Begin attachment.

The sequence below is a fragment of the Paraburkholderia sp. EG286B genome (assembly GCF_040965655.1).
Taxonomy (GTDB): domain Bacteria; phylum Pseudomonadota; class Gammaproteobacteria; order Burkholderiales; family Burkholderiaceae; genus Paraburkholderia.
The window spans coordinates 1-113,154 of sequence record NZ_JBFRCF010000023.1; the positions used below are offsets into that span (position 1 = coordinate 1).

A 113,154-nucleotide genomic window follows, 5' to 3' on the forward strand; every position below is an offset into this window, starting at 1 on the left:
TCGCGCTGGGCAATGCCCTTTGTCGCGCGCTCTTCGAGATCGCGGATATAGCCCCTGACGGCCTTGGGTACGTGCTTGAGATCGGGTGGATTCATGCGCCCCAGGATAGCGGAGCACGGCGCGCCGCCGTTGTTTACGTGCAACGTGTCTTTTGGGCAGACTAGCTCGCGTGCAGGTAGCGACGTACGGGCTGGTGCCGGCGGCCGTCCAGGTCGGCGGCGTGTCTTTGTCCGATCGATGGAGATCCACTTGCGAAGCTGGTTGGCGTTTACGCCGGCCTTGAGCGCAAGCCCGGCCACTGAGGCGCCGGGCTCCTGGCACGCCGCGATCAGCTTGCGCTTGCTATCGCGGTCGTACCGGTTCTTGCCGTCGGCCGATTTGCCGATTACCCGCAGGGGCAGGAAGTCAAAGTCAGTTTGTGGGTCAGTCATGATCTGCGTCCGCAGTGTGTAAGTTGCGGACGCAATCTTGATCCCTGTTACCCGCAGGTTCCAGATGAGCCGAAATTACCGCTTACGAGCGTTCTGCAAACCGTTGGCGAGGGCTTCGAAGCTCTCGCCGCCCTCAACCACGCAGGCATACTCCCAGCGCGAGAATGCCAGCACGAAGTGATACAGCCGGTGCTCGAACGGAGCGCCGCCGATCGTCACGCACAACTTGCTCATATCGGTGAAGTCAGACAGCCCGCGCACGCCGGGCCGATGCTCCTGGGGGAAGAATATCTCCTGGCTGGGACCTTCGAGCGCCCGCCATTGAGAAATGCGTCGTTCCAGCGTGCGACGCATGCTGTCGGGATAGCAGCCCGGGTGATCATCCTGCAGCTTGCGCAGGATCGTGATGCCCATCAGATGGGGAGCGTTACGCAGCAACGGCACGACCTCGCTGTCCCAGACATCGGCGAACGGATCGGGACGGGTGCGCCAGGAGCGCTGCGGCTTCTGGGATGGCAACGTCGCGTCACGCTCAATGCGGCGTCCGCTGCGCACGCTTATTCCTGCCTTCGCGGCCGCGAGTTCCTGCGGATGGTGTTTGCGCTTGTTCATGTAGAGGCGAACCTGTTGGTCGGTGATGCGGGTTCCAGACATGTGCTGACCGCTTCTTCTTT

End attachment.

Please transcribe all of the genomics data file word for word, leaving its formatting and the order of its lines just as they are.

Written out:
The sequence below is a fragment of the Paraburkholderia sp. EG286B genome (assembly GCF_040965655.1).
Taxonomy (GTDB): domain Bacteria; phylum Pseudomonadota; class Gammaproteobacteria; order Burkholderiales; family Burkholderiaceae; genus Paraburkholderia.
The window spans coordinates 1-113,154 of sequence record NZ_JBFRCF010000023.1; the positions used below are offsets into that span (position 1 = coordinate 1).

A 113,154-nucleotide genomic window follows, 5' to 3' on the forward strand; every position below is an offset into this window, starting at 1 on the left:
TCGCGCTGGGCAATGCCCTTTGTCGCGCGCTCTTCGAGATCGCGGATATAGCCCCTGACGGCCTTGGGTACGTGCTTGAGATCGGGTGGATTCATGCGCCCCAGGATAGCGGAGCACGGCGCGCCGCCGTTGTTTACGTGCAACGTGTCTTTTGGGCAGACTAGCTCGCGTGCAGGTAGCGACGTACGGGCTGGTGCCGGCGGCCGTCCAGGTCGGCGGCGTGTCTTTGTCCGATCGATGGAGATCCACTTGCGAAGCTGGTTGGCGTTTACGCCGGCCTTGAGCGCAAGCCCGGCCACTGAGGCGCCGGGCTCCTGGCACGCCGCGATCAGCTTGCGCTTGCTATCGCGGTCGTACCGGTTCTTGCCGTCGGCCGATTTGCCGATTACCCGCAGGGGCAGGAAGTCAAAGTCAGTTTGTGGGTCAGTCATGATCTGCGTCCGCAGTGTGTAAGTTGCGGACGCAATCTTGATCCCTGTTACCCGCAGGTTCCAGATGAGCCGAAATTACCGCTTACGAGCGTTCTGCAAACCGTTGGCGAGGGCTTCGAAGCTCTCGCCGCCCTCAACCACGCAGGCATACTCCCAGCGCGAGAATGCCAGCACGAAGTGATACAGCCGGTGCTCGAACGGAGCGCCGCCGATCGTCACGCACAACTTGCTCATATCGGTGAAGTCAGACAGCCCGCGCACGCCGGGCCGATGCTCCTGGGGGAAGAATATCTCCTGGCTGGGACCTTCGAGCGCCCGCCATTGAGAAATGCGTCGTTCCAGCGTGCGACGCATGCTGTCGGGATAGCAGCCCGGGTGATCATCCTGCAGCTTGCGCAGGATCGTGATGCCCATCAGATGGGGAGCGTTACGCAGCAACGGCACGACCTCGCTGTCCCAGACATCGGCGAACGGATCGGGACGGGTGCGCCAGGAGCGCTGCGGCTTCTGGGATGGCAACGTCGCGTCACGCTCAATGCGGCGTCCGCTGCGCACGCTTATTCCTGCCTTCGCGGCCGCGAGTTCCTGCGGATGGTGTTTGCGCTTGTTCATGTAGAGGCGAACCTGTTGGTCGGTGATGCGGGTTCCAGACATGTGCTGACCGCTTCTTCTTT